With all European racing and most global racing and sport likely to be suspended for many weeks as a result of the coronavirus pandemic, the Horseracing Bettors Forum, an independent body representing punters’ interests, has warned bookmakers’ customers to make sure that any money they have deposited with online bookies will be protected if the firm goes under.
HBF issued an updated version of its Register of Protection of Funds on Thursday, which highlights the surprising degree to which internet gambling firms vary in the approach to ring-fencing deposits from customers. Using the different companies’ own Terms & Conditions (T&Cs), HBF highlights 23 where deposits are “Not Protected” according to a definition supplied by the Gambling Commission, which regulates all UK gambling operators.
BetFred, one of the most familiar brands in UK betting, is typical of these. In its Terms & Conditions regarding “Segregation of Funds”, the firm notes that “our licence from the Gambling Commission … requires that we inform customers about what happens to money that we hold on account for you in the event of insolvency”.
It continues: “Under the current Gambling Commission’s insolvency rating system your funds are not protected. Customer funds are kept in accounts separate from company accounts, but they would form part of the assets of the business in the event of insolvency.”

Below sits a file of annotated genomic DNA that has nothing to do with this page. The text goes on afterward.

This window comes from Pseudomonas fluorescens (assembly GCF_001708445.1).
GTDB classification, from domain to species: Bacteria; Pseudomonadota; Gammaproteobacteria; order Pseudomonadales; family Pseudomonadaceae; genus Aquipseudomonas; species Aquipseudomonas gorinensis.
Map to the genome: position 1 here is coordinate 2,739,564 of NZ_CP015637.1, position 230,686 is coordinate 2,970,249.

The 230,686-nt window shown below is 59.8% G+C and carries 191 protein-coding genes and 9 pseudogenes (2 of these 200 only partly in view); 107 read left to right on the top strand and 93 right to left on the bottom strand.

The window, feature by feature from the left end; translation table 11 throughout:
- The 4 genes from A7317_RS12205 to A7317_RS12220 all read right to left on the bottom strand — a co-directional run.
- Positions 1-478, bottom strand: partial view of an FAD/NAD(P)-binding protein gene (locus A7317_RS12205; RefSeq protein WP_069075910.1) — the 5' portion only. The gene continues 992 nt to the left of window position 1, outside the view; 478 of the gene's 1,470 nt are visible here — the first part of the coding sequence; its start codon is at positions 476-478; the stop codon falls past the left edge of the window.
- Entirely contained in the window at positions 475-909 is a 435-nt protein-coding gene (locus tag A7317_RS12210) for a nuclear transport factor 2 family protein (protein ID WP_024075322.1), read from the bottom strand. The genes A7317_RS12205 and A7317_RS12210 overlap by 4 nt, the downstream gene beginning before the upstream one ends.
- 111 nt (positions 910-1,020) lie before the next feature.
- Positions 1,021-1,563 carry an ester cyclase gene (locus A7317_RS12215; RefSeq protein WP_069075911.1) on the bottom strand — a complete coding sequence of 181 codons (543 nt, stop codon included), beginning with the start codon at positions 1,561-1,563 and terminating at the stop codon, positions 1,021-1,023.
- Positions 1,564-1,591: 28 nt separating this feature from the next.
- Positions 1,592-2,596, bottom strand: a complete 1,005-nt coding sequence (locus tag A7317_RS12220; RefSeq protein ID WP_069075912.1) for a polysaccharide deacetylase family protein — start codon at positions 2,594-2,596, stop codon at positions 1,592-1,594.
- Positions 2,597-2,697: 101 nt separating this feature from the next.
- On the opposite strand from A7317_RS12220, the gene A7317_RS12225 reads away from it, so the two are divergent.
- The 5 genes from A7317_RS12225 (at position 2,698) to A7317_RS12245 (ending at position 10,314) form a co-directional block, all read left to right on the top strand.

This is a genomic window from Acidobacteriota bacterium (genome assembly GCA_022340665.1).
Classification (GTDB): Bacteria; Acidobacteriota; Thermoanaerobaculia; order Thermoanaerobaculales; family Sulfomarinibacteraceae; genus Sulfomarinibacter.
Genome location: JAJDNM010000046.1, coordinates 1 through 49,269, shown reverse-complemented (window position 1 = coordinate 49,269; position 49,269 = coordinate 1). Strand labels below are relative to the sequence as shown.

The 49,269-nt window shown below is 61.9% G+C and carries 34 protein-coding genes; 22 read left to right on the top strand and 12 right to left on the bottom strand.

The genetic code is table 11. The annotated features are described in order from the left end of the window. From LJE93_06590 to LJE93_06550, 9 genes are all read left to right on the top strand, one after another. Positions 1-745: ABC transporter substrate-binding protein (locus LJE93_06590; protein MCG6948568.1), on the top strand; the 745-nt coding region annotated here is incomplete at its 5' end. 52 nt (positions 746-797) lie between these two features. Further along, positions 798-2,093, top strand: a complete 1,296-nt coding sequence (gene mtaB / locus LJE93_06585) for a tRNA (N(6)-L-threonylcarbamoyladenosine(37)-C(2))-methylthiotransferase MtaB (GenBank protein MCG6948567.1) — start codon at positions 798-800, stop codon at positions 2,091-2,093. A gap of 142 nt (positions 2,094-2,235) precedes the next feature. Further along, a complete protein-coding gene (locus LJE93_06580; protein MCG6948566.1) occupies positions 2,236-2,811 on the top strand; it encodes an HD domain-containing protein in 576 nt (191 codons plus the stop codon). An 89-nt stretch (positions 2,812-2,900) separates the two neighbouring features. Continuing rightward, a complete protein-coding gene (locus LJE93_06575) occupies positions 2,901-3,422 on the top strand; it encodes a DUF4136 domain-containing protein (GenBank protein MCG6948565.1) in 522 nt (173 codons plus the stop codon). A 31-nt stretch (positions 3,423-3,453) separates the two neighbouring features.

Other firms where funds are defined as “Not Protected” include the Tote, Marathon Bet, SportNation and BetHard, whose prices often feature on the popular odds-comparison site Oddschecker.
While many punters may be astonished to discover that the Gambling Commission allows deposits to be seen as part of a bookmakers’ assets for insolvency purposes, HBF also points out that eight firms fulfil the GC’s definition of a “High” level of protection for funds: Betfair (Sportsbook and Exchange), BetStars, BetVictor, Betway, Coral, Paddy Power and Smarkets, a betting exchange. As Betfair’s T&Cs confirm, “in the unlikely event that Betfair … becomes subject to any insolvency proceedings, then your money will not be available to administrators/liquidators and so you will be able to withdraw your money from your account as normal”.
The remaining 33 firms on HBF’s list meet the Gambling Commission’s definition of “Medium” protection for funds, under which deposits are held in a separate account but the company offers “no absolute guarantee that all funds will be repaid”.
“In these extraordinary times, each day the coronavirus crisis continues, the likelihood of bookmakers going bust increases,” Colin Hord, the HBF’s chair, said on Thursday.
“For some bettors, this could mean that their hard-earned money is lost for good. While we can do all we can to urge bettors to reduce or move their funds to an account that offers “High Protection”, we believe that in this day, bookmakers should no longer be stating on their terms and conditions that there is no guarantee their funds will be returned.”